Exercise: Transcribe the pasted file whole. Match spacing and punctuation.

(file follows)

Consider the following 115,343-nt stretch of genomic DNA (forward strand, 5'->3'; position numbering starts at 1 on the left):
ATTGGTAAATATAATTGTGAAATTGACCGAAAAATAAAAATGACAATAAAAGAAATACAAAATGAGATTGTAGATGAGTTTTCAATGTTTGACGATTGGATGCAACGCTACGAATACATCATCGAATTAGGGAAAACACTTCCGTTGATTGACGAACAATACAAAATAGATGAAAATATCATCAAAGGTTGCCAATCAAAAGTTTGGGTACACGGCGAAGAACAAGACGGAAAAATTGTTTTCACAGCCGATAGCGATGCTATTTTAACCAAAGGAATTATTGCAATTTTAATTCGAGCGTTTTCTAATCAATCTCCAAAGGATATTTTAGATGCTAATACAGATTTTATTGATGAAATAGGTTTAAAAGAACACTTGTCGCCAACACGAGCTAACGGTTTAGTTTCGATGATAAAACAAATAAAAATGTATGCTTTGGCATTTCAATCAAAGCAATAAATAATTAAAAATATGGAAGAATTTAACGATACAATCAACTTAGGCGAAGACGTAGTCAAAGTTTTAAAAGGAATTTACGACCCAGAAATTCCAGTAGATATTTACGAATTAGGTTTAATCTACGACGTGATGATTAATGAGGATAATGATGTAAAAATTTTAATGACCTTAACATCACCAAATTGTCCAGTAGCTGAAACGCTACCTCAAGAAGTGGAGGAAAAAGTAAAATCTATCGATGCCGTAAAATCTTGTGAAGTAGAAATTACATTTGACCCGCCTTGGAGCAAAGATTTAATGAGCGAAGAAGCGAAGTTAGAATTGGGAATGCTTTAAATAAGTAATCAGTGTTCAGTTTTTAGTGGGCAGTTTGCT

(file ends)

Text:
Consider the following 115,343-nt stretch of genomic DNA (forward strand, 5'->3'; position numbering starts at 1 on the left):
ATTGGTAAATATAATTGTGAAATTGACCGAAAAATAAAAATGACAATAAAAGAAATACAAAATGAGATTGTAGATGAGTTTTCAATGTTTGACGATTGGATGCAACGCTACGAATACATCATCGAATTAGGGAAAACACTTCCGTTGATTGACGAACAATACAAAATAGATGAAAATATCATCAAAGGTTGCCAATCAAAAGTTTGGGTACACGGCGAAGAACAAGACGGAAAAATTGTTTTCACAGCCGATAGCGATGCTATTTTAACCAAAGGAATTATTGCAATTTTAATTCGAGCGTTTTCTAATCAATCTCCAAAGGATATTTTAGATGCTAATACAGATTTTATTGATGAAATAGGTTTAAAAGAACACTTGTCGCCAACACGAGCTAACGGTTTAGTTTCGATGATAAAACAAATAAAAATGTATGCTTTGGCATTTCAATCAAAGCAATAAATAATTAAAAATATGGAAGAATTTAACGATACAATCAACTTAGGCGAAGACGTAGTCAAAGTTTTAAAAGGAATTTACGACCCAGAAATTCCAGTAGATATTTACGAATTAGGTTTAATCTACGACGTGATGATTAATGAGGATAATGATGTAAAAATTTTAATGACCTTAACATCACCAAATTGTCCAGTAGCTGAAACGCTACCTCAAGAAGTGGAGGAAAAAGTAAAATCTATCGATGCCGTAAAATCTTGTGAAGTAGAAATTACATTTGACCCGCCTTGGAGCAAAGATTTAATGAGCGAAGAAGCGAAGTTAGAATTGGGAATGCTTTAAATAAGTAATCAGTGTTCAGTTTTTAGTGGGCAGTTTGCT